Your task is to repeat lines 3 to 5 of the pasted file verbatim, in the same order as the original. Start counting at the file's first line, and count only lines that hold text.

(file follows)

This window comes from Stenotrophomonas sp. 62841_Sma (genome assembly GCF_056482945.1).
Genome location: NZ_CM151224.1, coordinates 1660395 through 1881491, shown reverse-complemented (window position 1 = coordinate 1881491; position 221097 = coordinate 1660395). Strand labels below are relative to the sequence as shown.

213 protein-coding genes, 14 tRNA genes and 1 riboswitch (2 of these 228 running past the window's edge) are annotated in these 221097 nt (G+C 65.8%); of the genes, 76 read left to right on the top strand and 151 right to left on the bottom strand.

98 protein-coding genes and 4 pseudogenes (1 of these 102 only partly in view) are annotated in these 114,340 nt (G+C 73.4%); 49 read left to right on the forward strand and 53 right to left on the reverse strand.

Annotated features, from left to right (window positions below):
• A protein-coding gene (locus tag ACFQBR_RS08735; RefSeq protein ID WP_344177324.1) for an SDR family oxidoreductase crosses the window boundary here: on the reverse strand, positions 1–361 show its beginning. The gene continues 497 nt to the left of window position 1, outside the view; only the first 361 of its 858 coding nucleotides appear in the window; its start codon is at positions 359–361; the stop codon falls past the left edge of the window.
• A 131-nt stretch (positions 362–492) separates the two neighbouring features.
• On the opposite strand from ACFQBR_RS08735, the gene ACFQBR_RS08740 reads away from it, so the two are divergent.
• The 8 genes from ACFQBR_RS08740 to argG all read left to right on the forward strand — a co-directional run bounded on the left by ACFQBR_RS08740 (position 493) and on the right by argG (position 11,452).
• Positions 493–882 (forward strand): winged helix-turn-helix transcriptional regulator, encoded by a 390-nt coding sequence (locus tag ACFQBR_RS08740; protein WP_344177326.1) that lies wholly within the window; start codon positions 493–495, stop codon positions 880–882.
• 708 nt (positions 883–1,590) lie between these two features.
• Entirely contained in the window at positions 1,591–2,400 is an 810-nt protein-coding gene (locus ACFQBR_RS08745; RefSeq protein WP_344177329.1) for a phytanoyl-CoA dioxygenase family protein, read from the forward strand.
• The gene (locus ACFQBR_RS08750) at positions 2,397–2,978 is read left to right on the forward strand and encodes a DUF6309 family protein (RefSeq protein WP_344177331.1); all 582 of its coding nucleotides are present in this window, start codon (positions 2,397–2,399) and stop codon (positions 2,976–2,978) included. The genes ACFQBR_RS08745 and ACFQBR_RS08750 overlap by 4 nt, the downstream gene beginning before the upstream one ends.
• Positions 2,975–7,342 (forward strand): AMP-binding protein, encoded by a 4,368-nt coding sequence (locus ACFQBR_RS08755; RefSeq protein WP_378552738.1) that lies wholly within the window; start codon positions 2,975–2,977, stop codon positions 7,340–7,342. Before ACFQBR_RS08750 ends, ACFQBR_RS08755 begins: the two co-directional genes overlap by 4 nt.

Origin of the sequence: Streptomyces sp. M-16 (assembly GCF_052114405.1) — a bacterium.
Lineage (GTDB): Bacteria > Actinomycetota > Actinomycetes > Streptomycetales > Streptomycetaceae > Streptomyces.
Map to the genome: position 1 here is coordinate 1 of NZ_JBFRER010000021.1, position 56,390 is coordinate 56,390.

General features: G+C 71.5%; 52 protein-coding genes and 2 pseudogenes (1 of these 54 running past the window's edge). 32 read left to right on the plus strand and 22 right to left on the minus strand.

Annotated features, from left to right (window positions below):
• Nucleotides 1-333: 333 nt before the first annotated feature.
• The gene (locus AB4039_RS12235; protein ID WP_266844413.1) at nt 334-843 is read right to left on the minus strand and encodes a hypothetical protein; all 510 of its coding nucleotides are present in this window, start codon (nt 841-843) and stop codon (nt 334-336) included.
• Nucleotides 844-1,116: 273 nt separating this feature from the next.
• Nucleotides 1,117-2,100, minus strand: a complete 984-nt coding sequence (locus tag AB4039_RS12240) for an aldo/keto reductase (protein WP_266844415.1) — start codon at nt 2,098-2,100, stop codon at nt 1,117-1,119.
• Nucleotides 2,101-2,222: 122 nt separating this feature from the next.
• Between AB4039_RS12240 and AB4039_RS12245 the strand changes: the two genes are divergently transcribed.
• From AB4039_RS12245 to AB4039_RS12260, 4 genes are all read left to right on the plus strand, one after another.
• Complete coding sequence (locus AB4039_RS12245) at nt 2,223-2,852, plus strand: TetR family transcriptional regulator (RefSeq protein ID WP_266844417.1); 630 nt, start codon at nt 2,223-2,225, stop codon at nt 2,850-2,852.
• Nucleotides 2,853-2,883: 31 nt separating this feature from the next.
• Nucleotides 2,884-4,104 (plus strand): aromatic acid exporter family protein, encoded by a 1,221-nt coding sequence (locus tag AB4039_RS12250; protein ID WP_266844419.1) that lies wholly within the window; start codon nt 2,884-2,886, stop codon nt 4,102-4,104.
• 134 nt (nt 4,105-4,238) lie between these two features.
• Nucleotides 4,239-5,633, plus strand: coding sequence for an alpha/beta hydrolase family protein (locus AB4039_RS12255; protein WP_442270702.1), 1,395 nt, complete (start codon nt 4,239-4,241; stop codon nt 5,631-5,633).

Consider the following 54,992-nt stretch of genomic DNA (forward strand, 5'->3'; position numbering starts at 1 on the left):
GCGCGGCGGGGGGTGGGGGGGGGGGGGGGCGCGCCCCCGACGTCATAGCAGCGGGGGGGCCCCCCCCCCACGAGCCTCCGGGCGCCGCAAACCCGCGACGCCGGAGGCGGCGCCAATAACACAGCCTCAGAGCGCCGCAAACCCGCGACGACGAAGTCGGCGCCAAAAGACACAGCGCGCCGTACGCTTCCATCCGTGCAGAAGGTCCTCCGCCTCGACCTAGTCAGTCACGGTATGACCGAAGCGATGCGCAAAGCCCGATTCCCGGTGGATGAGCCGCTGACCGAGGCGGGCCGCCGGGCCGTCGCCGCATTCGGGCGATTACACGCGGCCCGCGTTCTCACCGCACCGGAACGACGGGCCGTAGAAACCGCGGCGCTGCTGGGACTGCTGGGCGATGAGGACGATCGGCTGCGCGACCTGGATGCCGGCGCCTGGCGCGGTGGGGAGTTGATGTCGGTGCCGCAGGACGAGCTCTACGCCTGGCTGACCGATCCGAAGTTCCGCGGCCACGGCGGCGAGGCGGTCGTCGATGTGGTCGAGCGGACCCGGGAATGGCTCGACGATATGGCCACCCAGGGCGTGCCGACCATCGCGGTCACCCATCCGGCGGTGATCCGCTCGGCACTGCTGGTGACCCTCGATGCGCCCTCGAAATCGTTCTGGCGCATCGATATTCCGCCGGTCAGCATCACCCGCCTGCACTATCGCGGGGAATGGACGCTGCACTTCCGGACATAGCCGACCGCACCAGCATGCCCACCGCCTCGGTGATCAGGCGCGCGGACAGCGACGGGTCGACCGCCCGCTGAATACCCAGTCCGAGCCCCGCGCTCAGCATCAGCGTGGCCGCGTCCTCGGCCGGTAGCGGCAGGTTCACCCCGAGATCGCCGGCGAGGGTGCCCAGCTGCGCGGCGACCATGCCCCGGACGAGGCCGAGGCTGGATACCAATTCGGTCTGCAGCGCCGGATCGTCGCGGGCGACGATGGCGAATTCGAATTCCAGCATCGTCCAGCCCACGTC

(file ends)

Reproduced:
213 protein-coding genes, 14 tRNA genes and 1 riboswitch (2 of these 228 running past the window's edge) are annotated in these 221097 nt (G+C 65.8%); of the genes, 76 read left to right on the top strand and 151 right to left on the bottom strand.

98 protein-coding genes and 4 pseudogenes (1 of these 102 only partly in view) are annotated in these 114,340 nt (G+C 73.4%); 49 read left to right on the forward strand and 53 right to left on the reverse strand.

Annotated features, from left to right (window positions below):